• Store paper samples carefully to use as an inspiration library for future work. [A chest of drawers purchased for storing work].
  • Spend more time using drawing to analyse, plan, and propose during the development process. [Ongoing, examples in this post.]
  • Use more drawing to test different compositions.
  • Draw further possible developments arising from finished pieces (visual evaluation). [Assignment 2 visual evaluation.][Ongoing, example in this post]
  • Use my sketchbook regularly. [Ongoing, Sketchbook examples]
  • Use my ideas to make more small exploratory samples during development work and to draw before and after making these to aid in documentation and learning.
  • Make a drawn idea for extending Piece Three. [Assignment 2 visual evaluation.]
  • Make visual evaluation drawings for Piece Two (eg, a repeat design and a simpler design focusing on selected elements). [Assignment 2 visual evaluation.]
  • Simplify presentation of my Assignment work. Use A3 format and fold larger samples. [simple presentation and smaller format chosen for Assignment 3].
  • Continue to use varied media to create lively images (eg Piece Three).
  • Employ constraints to focus creative exploration. [eg, colour palette constraints used in this exercise]
  • Read Austin Kleon’s Steal Like An Artist. [Read and reflected upon here].
  • Continue to explore the work of artists and designers to develop an understanding of the context of contemporary textiles. Examples of research into collage artists, designers who use colour effectively, knitwear designers]
  • When reflecting on my work, consider strengths/weaknesses of my approach, development process and thinking around projects (as well as techniques and aesthetics). [Ongoing, example in summary of this article].
  • Read Francoise Tellier-Loumagne’s The Art of Knitting. [Read and commented on in the context of contemporary knitting].

Tutor Feedback on Part One Coursework

Thank you to Cari, who quickly responded to my email with links to the drawings I had made for Part One of the Coursework. Here are her comments in full, followed by my reflection and response.

Tutor Feedback


The “Feedback at the end of Part One” asks you to choose 10 drawings, in response to which I give you brief feedback (because it’s not a formal assignment point), but I’ve got carried away looking at them all rather than asking you to select, so here’s the feedback!

Here’s the feedback:

– Overall: You’ve developed a good range of drawings demonstrating a range of approaches and a lovely playfulness! I want more mown lawn drawings or similar! Your mark making is particularly strong and playful. 

– You seem most confident with mark making and line to depict the subject but you are also starting to explore using larger swatches of media to create the image, rather than relying on linear elements to outline the information. (e.g. larger patches of media without an outline – the block of colour provides the outline.)

– The blind contour drawings in 1.4 are lovely – they capture the sense of repetition in the quilt but in a more fluid, lively manner. Consider blind touch drawings too so you try to capture what you feel rather than what you see . You can see either look at neither object nor the ground on which you are drawing, or you could look at the surface but not the object.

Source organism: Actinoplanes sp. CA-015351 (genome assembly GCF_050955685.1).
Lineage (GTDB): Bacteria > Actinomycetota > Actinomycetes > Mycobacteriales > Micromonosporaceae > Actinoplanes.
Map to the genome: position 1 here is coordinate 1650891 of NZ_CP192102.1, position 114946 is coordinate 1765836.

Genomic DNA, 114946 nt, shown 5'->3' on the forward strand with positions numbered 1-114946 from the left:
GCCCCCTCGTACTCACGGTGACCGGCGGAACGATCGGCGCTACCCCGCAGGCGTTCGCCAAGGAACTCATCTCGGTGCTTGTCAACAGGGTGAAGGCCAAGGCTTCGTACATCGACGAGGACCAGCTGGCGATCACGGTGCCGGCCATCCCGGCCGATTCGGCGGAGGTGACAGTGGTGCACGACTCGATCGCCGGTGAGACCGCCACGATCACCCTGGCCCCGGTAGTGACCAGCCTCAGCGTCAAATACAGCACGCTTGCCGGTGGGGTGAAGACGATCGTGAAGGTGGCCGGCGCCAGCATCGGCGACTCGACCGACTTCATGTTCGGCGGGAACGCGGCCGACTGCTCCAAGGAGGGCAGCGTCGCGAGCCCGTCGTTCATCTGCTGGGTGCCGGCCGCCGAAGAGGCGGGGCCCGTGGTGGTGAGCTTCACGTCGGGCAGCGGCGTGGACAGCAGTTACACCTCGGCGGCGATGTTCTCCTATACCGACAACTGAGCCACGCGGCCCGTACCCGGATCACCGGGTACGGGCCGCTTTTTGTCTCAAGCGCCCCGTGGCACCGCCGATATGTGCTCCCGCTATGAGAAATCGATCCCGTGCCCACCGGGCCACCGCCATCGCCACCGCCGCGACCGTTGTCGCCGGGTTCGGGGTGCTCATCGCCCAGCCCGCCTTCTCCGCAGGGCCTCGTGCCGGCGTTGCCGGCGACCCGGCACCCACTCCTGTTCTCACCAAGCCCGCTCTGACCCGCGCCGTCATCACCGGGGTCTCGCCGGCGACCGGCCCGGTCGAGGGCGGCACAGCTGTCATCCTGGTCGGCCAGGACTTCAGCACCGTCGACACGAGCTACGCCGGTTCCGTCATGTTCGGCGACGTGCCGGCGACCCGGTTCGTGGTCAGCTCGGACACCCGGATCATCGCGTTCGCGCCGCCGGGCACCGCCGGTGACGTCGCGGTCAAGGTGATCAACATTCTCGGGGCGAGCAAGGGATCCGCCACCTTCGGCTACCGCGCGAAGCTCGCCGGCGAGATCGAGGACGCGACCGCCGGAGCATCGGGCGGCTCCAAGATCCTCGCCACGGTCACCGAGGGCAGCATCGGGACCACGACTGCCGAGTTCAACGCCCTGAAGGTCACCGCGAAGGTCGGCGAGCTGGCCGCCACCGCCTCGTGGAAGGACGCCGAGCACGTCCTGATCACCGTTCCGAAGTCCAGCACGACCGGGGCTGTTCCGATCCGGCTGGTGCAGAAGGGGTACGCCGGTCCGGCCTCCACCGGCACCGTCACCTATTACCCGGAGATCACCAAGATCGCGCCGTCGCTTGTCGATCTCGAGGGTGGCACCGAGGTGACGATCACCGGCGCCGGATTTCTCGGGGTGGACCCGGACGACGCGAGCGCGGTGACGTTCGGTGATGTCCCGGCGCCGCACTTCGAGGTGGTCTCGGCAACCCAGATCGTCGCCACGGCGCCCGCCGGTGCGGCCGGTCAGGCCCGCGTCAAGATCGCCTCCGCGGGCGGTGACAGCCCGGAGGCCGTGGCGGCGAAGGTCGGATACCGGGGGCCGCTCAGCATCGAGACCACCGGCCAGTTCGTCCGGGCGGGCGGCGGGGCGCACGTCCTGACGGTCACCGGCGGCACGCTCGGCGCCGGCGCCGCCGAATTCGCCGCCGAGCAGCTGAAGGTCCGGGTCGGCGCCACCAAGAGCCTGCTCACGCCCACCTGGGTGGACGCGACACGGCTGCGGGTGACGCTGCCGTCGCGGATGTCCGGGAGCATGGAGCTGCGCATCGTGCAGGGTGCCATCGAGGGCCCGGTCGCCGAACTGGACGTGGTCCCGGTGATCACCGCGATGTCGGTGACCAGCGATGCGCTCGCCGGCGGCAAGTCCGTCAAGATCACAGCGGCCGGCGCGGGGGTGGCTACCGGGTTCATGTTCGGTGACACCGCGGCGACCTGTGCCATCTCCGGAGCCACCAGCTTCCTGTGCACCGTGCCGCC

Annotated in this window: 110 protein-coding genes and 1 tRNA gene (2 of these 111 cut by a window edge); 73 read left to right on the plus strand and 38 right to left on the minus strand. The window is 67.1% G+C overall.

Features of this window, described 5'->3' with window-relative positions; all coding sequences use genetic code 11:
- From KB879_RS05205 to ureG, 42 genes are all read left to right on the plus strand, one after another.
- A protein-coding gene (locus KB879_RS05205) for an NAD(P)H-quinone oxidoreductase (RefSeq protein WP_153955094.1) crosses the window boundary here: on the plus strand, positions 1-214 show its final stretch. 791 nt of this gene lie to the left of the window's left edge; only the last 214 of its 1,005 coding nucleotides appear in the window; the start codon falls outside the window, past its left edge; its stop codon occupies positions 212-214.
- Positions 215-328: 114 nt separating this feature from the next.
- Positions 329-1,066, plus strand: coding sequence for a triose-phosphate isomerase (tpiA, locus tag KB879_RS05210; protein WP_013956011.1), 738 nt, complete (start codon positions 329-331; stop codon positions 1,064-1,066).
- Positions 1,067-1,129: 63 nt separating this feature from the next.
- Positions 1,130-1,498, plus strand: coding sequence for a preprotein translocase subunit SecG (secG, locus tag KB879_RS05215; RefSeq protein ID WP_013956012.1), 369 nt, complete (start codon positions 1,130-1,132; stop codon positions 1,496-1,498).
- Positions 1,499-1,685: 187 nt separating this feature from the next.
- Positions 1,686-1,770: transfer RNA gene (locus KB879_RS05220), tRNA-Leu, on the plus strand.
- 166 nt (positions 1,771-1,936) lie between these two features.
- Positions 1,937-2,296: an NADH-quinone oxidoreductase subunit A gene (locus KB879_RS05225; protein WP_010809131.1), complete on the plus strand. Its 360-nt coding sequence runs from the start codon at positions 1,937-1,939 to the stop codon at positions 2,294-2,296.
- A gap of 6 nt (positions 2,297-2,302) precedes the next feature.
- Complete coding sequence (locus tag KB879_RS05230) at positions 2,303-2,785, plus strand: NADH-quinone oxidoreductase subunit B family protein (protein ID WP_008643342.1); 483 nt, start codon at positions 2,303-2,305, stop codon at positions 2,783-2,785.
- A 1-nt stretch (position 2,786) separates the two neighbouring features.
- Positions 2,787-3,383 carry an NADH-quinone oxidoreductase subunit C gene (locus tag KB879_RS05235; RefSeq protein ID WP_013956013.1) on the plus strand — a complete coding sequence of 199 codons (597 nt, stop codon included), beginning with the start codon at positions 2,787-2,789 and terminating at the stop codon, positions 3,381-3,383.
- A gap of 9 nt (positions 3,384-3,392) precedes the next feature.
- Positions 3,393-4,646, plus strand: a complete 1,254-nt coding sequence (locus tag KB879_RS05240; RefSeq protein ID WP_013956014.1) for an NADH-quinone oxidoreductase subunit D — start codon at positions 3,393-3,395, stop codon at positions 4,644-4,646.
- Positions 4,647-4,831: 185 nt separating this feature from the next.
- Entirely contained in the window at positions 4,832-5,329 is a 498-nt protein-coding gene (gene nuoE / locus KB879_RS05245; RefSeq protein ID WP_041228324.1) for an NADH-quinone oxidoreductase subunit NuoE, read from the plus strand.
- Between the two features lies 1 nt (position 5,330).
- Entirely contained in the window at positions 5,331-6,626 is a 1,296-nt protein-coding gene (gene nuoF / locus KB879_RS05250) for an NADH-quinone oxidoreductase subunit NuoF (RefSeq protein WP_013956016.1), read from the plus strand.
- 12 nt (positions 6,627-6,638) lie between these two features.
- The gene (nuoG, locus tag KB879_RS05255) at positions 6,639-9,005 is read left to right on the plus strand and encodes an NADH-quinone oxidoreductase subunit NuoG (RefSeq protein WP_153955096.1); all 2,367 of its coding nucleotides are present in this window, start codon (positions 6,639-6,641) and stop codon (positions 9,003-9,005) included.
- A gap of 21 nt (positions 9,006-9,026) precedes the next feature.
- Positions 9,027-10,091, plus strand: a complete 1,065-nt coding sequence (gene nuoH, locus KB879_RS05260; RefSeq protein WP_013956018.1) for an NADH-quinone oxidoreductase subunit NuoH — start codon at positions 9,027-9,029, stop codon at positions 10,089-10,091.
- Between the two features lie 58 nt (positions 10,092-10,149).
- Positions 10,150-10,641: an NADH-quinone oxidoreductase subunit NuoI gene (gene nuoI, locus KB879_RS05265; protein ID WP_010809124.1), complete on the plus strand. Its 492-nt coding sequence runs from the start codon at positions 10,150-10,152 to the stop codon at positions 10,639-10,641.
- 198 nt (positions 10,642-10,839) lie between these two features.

– I love the mown grass drawing! Yes, it’s not as successful as you’d intended but it’s a great idea. The idea of drawing by carving into tufted surfaces would be a lovely one to return to.

– The collage drawings are great – there’s evidence of a sensitive use of colour and all are really evocative of the textile techniques you are drawing from. (ex. 1.5)

– The more graphic drawings that emerged from ex. 1.6 are really striking – I look forward to seeing you work with such bold, flat colour in future, as well as continuing the more subtle approach demonstrated in 1.5. 

Few suggestions to consider in future drawings:

– Vary the ground on which you work: consider darker coloured papers and alternatives to graphite / black media. For example, many of your beautiful textural mark making would look striking if made with a white chalk pastel pencil or a white chalk pen on a grey or similar coloured paper. You work well with colour, as demonstrated in 1.5 + 1.6, so start being more selective with the ground you choose to work on. 

– Consider more varied drawing compositions. Your close up photos of larger drawings demonstrate the potential of zooming in to capture close up sections (of e.g. cuffs, edges, details.) Try making a viewfinder to help you explore which sections of your subject make the best compositions. (You can, if you wish, draw these test compositions as small thumbnails before choosing the ones you like best / think will be most successful.)

– Stand back regularly from your compositions and consider the scale of marks and how the composition works overall. Ex.1.4 The Quilt has a lively almost naive quality with a range of bold linear pattern and mark making – the varied scale and density of the marks made me want to see a more exaggerated scale of mark in other drawings – both larger and bolder and quieter and delicate, and both within one drawing. 

My Reflection and Response to Tutor Feedback

The first thing is to rectify my error of not highlighting 10 specific drawings, but rather linking to the sets of drawings. Here are the links to the 10 drawings I should have picked, with the reasons for choosing them.

1 Quilt Blind Contour Drawing Use of large size of ground (A1); different technique explored.

2 Quilt Mark Making Drawing Use of variety of mark making tools; different ground used: tissue paper, making link with object qualities; mixture of different marks in one drawing